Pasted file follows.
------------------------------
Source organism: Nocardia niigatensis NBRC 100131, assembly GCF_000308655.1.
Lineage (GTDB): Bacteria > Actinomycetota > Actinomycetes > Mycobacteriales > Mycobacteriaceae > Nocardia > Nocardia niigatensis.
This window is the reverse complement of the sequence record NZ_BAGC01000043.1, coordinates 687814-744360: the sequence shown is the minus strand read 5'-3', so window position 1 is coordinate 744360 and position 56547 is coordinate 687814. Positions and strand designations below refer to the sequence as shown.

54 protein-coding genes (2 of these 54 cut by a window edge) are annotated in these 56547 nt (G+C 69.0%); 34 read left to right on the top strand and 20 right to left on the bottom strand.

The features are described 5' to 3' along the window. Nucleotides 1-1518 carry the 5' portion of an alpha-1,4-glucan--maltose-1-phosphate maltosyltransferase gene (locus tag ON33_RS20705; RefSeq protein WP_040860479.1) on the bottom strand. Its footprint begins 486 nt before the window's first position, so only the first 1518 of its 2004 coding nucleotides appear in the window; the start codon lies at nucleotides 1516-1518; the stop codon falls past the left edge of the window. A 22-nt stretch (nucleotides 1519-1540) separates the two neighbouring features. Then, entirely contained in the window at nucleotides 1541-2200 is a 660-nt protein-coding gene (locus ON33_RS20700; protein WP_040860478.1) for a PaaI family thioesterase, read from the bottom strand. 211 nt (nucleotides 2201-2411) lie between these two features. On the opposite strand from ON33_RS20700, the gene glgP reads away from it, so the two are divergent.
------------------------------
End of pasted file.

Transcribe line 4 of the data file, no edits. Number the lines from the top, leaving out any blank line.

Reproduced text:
54 protein-coding genes (2 of these 54 cut by a window edge) are annotated in these 56547 nt (G+C 69.0%); 34 read left to right on the top strand and 20 right to left on the bottom strand.